[arin-ppml] Draft Policy ARIN-2019-10: Inter-RIR M&A - Seeking Community Comments

JORDI PALET MARTINEZ jordi.palet at consulintel.es
Wed Jul 17 17:09:25 EDT 2019

Hi Jimmy,

The cost of doing all that has been done already for IPv4 and by other RIRs.

It is one-time development cost anyway (to adapt the changes to IPv6), so not a giant effort. And by the way, it has been done already to allow that working among RIPE and APNIC, and I believe there is plenty of cooperation among RIRs in order to share developments, engineering, knowledge and so on.

Furthermore, there is not such human resources cost as all those proceses, as every policy implementation in any RIR, become automated.

Regarding the cost of a member "leaving" ARIN membership, it is comparable to the reverse case, when a RIPE or APNIC member moves to ARIN. This is something that we need to live with, but is part of the set of services that the RIRs offer, to a global community, not just to a specific region.

Consequently, I don't think this is a valid argument to object to this proposal.


El 17/7/19 22:17, "ARIN-PPML en nombre de Jimmy Hess" <arin-ppml-bounces at arin.net en nombre de mysidia at gmail.com> escribió:

    On Mon, Jul 15, 2019 at 11:37 PM Job Snijders <job at ntt.net> wrote:
    > Even if inter-RIR transfers were permitted, ARIN would still
    > operationally be responsible for all delegations under the
    > "0.6.2.ip6.arpa." zone. So, no issue there.
    No.... that is exactly one potential issue.    An entity wishing to move
    their networks around ought to bear costs of their moves;  the RIR
    such as ARIN should not be subsidizing an entity's choice to move
    out of region and continue to keep everything nice and convenient for
    that resource holder by incurring extra costs against the fees paid by
    other still-in-region members  to help facilitate the operations of some
    small number of  'wanting to move out'  resource holders;   This
    is not in the interests of the regional community whom its ARIN's
    mission to serve  to be in a position of continuing to provide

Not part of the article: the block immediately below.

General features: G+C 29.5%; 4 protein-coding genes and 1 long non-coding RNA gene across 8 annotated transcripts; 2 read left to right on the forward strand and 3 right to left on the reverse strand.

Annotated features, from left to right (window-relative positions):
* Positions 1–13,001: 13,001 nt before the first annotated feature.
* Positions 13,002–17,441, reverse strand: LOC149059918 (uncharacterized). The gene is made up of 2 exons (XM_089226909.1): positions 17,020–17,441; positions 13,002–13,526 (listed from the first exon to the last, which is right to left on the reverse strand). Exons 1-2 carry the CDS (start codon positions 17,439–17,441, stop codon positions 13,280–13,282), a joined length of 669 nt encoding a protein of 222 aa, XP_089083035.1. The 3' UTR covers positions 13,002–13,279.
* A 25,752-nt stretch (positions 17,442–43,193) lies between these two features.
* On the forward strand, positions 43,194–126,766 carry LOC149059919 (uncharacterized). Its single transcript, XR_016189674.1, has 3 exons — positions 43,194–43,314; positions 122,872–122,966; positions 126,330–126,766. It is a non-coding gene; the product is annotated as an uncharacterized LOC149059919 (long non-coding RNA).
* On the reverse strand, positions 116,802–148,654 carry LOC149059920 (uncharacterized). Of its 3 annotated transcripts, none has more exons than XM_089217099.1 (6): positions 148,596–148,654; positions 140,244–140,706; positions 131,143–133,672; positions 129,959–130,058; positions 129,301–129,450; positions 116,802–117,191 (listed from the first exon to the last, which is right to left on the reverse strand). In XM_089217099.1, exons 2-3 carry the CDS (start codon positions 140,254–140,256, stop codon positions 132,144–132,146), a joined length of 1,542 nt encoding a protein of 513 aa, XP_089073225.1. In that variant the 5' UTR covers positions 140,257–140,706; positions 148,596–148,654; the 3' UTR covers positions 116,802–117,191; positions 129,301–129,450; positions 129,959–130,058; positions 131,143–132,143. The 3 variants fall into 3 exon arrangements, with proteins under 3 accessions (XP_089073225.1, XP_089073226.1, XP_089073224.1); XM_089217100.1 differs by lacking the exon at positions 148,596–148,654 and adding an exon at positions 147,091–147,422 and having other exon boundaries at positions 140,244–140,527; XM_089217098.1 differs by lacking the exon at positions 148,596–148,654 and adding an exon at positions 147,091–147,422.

a Reverse DNS service to the entity that moved out after they
    are no longer an ARIN customer,   And  "fragmenting" in this
    manner is exactly what this forces upon ARIN.
    The kind of Reverse DNS Zone that is simplest for RIRs to have
    software, systems, and process to manage -- is one where all the
    NS delegations are predictable and match up exactly with database
    entries created by customers  linked to a direct allocation or assignment.
    And the requirement to maintain additional, extra nameserver delegations
    for "transferred blocks"  means  designing, developing, or maintaining,
    systems, algorithms, and management processes which involve
    more ARIN staff time being used to operate,  and a
    greater minimum complexity  than the simplest form
    (which would meet the simpler requirements of each delegation
    maintained by an ARIN customer).
    Aside from the administrative burden that ARIN now would have to
    maintain an entirely additional set of delegations and database entries
    which are for out-of-region usage on transferred out V6 space,  and
    have processes and people to  update these entries from time to time:
    when the  end user's downstream nameserver addresses change.
    To keep such a transfer in effect and reverse DNS working properly:
    ARIN (and therefore other ARIN members) would effectively have to
    also bear an ongoing cost on behalf of the foreign registrant in perpetuity
    without compensation for the services,  because that organization will
    be cancelling their relationship with ARIN and/or no longer be paying
    any maintenance fee for that block of addresses.
    Meanwhile....  ARIN continues to have to maintain DNS servers with
    computational and bandwidth resources allocated
    to answering queries that come for the reverse DNS range of THAT block
    transferred out and maintaining a set of nameserver delegations in the
    reverse DNS zone for the "transferred out" address block in order to do so.
    And the VOLUME (total number of reverse DNS queries per day) per
    block  varies with the usage of that block,  size,  etc,
    so it is non-predictable.
    ARIN likely needs that entity as a customer while delegating reverse
    DNS to them,
    in order to be be able to charge maintenance fees to compensate ARIN for
    costs of providing the  service of answering the reverse DNS
    Nameserver  queries.
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